12. Use the subscriber’s name in the email body
This creates a more consistent experience than when the subscriber reads their name only in the subject line.
Here’s an example from Sephora:
13. Build anticipation
Almost every business now knows that they need to leverage special days in their shoppers’ lives.
However, to take your click-throughs to the next level, you’ve got to offer better reasons.
In the following example, notice how they make it about “half-birthday” and then promise to double the discount during the recipient’s birthday:
14. Personalize based on the last action they take
For example, you can make a rule that the moment someone has bought 5 times from you, the triggered email that follows will invite them to an exclusive sale.
Here’s an example from Everlane:
15. Leverage browsing history for gift suggestions
Instead of saying “we noticed you were looking at…” you could say “Been eyeing <insert product name>? How about gifting it to someone you love?”
Take this opportunity to suggest bundles to take the AOV up—check out what Harry’s does here:
You might like: 20 email personalization templates (examples from great brands)
16. Announce a week full of “deals”
One way to do this is to start a “customer appreciation week”—and declare a specific deal everyday.
Make sure a preliminary mail sets the expectation.
Alternatively, do this over a week in the peak season.
During this time, send multiple emails as “today’s deal” or “announcing tomorrow’s deal early” etc.
To increase efficacy, you can make it a mystery discount period where every day will see a different email.
Check out what seeJanework does:
17. Reach out to new subscribers within a day
This is the way you can make your brand stay top-of-mind.
Many eCommerce brands reach out instantly with opt-in confirmations and discounts.
Alongside, you can also tell them:
- What benefits you offer when they purchase
- What benefits they’ll get when they become a member
- What frequency they’d prefer for emails generally etc.
Check out this confirmation mail to a new subscriber by Bloom—it sets expectations in a quick glance:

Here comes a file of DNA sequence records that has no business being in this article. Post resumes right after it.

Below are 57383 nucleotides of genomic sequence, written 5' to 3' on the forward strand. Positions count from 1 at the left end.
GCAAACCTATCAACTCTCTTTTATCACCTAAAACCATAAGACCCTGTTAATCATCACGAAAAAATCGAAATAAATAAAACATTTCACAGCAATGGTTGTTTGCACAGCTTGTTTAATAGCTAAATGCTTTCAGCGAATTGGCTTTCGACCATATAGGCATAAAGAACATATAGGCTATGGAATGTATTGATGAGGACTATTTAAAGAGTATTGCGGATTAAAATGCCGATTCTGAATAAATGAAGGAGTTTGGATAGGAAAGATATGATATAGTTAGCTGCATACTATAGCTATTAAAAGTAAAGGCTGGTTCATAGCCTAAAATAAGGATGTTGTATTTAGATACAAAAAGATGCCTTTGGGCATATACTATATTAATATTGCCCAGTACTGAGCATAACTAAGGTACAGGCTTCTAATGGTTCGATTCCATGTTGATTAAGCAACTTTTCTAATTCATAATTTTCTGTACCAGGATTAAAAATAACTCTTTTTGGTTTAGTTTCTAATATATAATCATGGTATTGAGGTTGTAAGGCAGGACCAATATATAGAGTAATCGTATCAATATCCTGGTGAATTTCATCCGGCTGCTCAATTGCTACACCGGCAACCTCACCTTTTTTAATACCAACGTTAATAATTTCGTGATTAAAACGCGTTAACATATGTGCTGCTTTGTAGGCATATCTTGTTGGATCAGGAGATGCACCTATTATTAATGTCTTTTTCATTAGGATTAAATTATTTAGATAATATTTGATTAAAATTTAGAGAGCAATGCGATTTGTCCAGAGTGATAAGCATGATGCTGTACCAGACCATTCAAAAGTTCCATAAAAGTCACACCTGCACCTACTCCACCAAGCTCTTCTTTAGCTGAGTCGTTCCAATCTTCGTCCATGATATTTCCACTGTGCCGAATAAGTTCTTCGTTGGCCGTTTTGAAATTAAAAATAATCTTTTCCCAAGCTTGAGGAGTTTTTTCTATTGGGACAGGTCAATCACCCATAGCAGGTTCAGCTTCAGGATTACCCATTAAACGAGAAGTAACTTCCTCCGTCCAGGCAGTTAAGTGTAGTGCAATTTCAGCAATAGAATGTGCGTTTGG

18. Repeat your main CTA as a hyperlink
Whether your email openers click or not is not entirely in your control.
However, repeating your main CTA as a relevant hyperlink later in the text can ensure at least a percentage of readers click through.
Now another way you can do this is to repeat the main CTA twice or thrice if it’s relevant.
One eCommerce brand that does so is Nordstrom—once you sign up for their newsletter, they urge you to “create an account” and they feature this as CTA twice in the email body, once at the top and once towards the end of the email.
Additionally, they also offer the nudge as a hyperlink:
Tip: Optimize how your anchor text reads.
The good thing is that your anchor text needn’t read like your CTA.
So you can create more conviction by driving benefits or telling them what they can expect.
In the above example, the hyperlink could read “enjoy 10% off on all orders when you sign up”.
19. Feature what’s “popular” as links
Yes, we get that a single CTA cuts out the distraction.
But that’s not stopping you from populating your email with hyperlinks that drive a lot of action otherwise.
This can have an impact on how many people click through your emails.
Links you can feature:
Weekly flash sale page
Free membership program
20. Highlight brand benefits
Do you offer free shipping or free returns?
Do you feature free consultations?
Do you have a special podcast for members only?
Highlighting brand benefits or perks is a lot like highlighting social proof in an email.
A section on them can convince readers to click through, in addition to great discounts or offers.
Fenty Beauty ensures they feature their brand-specific benefits in every email they send:
Check this out: Top 20 lead nurturing emails in eCommerce
21. No irrelevant emails 🙂
For example, three discount emails every week across every month of the year without factoring in other conditions like peak season, customer journey etc. would be pointless.
Or let’s say someone’s just bought a number of products, and within 2 days you send them more deals on similar products.
This can happen even if you’re re-sending the same email, without tweaking the angle to suit the recipient’s mindset.
Email subscribers’ fatigue is a real thing.
Instead: create expectations right when you ask people to subscribe so that they know what to look forward to—like Gymshark does:
22. Resend “non-opens” with new subject line
Tweak the preheader text too for maximum effect.
And, make sure you don’t resend every email campaign, though it might seem important to you.
Instead: study open rates and CTRs for successful campaigns and find out which segment was actively behind those numbers.
Now when you’re resending emails to a specific segment, play up nuances you didn’t before.